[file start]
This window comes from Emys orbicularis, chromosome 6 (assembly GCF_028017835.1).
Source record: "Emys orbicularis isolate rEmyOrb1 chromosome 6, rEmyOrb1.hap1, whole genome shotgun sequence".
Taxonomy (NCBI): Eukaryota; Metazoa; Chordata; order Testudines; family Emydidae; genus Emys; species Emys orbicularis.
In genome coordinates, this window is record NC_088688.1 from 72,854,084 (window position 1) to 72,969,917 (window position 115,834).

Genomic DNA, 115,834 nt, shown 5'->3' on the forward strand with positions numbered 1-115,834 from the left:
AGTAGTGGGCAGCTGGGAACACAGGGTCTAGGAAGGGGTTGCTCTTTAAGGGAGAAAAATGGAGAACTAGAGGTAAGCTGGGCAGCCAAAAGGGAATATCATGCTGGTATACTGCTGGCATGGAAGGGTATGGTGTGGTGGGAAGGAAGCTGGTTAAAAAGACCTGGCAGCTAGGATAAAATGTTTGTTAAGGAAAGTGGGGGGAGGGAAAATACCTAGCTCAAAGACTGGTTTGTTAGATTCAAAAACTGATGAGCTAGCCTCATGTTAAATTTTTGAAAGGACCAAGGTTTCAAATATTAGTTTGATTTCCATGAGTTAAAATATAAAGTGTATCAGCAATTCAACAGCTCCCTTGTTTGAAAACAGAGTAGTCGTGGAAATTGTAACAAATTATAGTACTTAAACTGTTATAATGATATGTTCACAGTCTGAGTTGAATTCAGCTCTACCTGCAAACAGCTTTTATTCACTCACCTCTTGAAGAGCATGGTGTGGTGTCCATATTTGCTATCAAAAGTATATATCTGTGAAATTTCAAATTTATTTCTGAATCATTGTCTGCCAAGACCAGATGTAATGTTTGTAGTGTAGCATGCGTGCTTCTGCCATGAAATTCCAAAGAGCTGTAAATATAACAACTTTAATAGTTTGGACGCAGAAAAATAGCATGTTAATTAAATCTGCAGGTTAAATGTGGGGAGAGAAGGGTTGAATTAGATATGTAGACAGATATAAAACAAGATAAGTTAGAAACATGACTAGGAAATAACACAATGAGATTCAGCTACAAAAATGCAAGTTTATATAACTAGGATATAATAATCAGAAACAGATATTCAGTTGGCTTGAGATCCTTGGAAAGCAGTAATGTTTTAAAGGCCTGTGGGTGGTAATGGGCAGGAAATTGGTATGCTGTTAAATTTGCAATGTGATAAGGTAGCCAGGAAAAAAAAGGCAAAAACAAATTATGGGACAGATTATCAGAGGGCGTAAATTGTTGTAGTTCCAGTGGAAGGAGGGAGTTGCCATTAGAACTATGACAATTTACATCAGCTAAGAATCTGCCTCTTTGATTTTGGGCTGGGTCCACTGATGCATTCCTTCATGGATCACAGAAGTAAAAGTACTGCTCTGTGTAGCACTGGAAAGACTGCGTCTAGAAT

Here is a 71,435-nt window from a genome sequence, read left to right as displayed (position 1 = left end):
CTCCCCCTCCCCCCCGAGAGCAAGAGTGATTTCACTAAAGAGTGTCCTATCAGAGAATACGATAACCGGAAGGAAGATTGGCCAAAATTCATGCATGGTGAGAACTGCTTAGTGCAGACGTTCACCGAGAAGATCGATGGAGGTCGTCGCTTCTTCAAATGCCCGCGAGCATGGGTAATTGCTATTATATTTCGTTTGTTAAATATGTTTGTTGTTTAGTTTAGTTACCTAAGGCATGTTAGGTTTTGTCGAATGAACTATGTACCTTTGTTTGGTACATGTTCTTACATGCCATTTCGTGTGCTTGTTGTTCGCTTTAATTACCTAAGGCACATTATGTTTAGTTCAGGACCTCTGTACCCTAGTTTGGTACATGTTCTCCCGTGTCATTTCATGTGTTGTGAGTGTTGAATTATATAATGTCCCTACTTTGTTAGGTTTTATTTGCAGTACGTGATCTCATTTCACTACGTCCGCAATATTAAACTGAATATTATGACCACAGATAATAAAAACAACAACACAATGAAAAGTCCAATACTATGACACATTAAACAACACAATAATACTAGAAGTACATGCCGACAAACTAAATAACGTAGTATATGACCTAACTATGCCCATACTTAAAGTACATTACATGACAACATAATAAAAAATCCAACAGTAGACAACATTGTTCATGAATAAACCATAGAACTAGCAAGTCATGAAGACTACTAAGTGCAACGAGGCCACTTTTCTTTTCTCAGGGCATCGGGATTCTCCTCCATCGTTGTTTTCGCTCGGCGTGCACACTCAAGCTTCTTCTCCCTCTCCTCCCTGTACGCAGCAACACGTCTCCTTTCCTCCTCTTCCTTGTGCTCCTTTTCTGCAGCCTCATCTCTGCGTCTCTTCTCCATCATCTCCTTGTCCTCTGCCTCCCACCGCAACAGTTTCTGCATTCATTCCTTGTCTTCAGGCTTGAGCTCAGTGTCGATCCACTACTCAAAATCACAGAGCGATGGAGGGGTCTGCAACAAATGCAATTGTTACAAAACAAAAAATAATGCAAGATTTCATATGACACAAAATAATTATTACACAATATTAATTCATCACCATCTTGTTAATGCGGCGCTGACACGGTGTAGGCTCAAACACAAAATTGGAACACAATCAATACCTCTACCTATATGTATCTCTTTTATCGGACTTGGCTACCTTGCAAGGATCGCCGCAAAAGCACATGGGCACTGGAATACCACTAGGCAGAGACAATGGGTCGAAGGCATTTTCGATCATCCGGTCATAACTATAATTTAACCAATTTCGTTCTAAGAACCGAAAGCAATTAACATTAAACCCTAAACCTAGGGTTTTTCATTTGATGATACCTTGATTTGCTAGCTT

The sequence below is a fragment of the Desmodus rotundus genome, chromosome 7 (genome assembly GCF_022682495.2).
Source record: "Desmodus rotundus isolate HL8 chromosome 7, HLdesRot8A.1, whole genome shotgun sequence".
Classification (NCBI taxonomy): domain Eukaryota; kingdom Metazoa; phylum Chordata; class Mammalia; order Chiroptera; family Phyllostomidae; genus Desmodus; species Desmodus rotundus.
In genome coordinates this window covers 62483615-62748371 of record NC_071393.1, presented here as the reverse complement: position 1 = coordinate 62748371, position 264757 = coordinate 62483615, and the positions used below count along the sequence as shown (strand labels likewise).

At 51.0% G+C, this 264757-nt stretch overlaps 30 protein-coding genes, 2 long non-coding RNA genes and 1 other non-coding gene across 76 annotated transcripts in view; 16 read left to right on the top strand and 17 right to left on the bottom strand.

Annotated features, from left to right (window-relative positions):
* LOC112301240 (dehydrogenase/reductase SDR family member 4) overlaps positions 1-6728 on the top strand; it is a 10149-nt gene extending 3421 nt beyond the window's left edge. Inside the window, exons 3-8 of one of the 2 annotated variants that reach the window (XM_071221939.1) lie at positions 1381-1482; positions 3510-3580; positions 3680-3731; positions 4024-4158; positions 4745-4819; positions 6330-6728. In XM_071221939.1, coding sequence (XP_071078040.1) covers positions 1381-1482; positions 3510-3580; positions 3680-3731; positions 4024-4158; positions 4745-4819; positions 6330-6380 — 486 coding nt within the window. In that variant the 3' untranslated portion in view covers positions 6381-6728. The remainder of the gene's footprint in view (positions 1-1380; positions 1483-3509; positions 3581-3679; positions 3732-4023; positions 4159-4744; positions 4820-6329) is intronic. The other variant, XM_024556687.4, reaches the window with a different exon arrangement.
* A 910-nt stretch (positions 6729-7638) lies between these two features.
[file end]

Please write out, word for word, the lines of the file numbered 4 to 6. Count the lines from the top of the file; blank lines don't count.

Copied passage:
In genome coordinates, this window is record NC_088688.1 from 72,854,084 (window position 1) to 72,969,917 (window position 115,834).

Genomic DNA, 115,834 nt, shown 5'->3' on the forward strand with positions numbered 1-115,834 from the left:
AGTAGTGGGCAGCTGGGAACACAGGGTCTAGGAAGGGGTTGCTCTTTAAGGGAGAAAAATGGAGAACTAGAGGTAAGCTGGGCAGCCAAAAGGGAATATCATGCTGGTATACTGCTGGCATGGAAGGGTATGGTGTGGTGGGAAGGAAGCTGGTTAAAAAGACCTGGCAGCTAGGATAAAATGTTTGTTAAGGAAAGTGGGGGGAGGGAAAATACCTAGCTCAAAGACTGGTTTGTTAGATTCAAAAACTGATGAGCTAGCCTCATGTTAAATTTTTGAAAGGACCAAGGTTTCAAATATTAGTTTGATTTCCATGAGTTAAAATATAAAGTGTATCAGCAATTCAACAGCTCCCTTGTTTGAAAACAGAGTAGTCGTGGAAATTGTAACAAATTATAGTACTTAAACTGTTATAATGATATGTTCACAGTCTGAGTTGAATTCAGCTCTACCTGCAAACAGCTTTTATTCACTCACCTCTTGAAGAGCATGGTGTGGTGTCCATATTTGCTATCAAAAGTATATATCTGTGAAATTTCAAATTTATTTCTGAATCATTGTCTGCCAAGACCAGATGTAATGTTTGTAGTGTAGCATGCGTGCTTCTGCCATGAAATTCCAAAGAGCTGTAAATATAACAACTTTAATAGTTTGGACGCAGAAAAATAGCATGTTAATTAAATCTGCAGGTTAAATGTGGGGAGAGAAGGGTTGAATTAGATATGTAGACAGATATAAAACAAGATAAGTTAGAAACATGACTAGGAAATAACACAATGAGATTCAGCTACAAAAATGCAAGTTTATATAACTAGGATATAATAATCAGAAACAGATATTCAGTTGGCTTGAGATCCTTGGAAAGCAGTAATGTTTTAAAGGCCTGTGGGTGGTAATGGGCAGGAAATTGGTATGCTGTTAAATTTGCAATGTGATAAGGTAGCCAGGAAAAAAAAGGCAAAAACAAATTATGGGACAGATTATCAGAGGGCGTAAATTGTTGTAGTTCCAGTGGAAGGAGGGAGTTGCCATTAGAACTATGACAATTTACATCAGCTAAGAATCTGCCTCTTTGATTTTGGGCTGGGTCCACTGATGCATTCCTTCATGGATCACAGAAGTAAAAGTACTGCTCTGTGTAGCACTGGAAAGACTGCGTCTAGAAT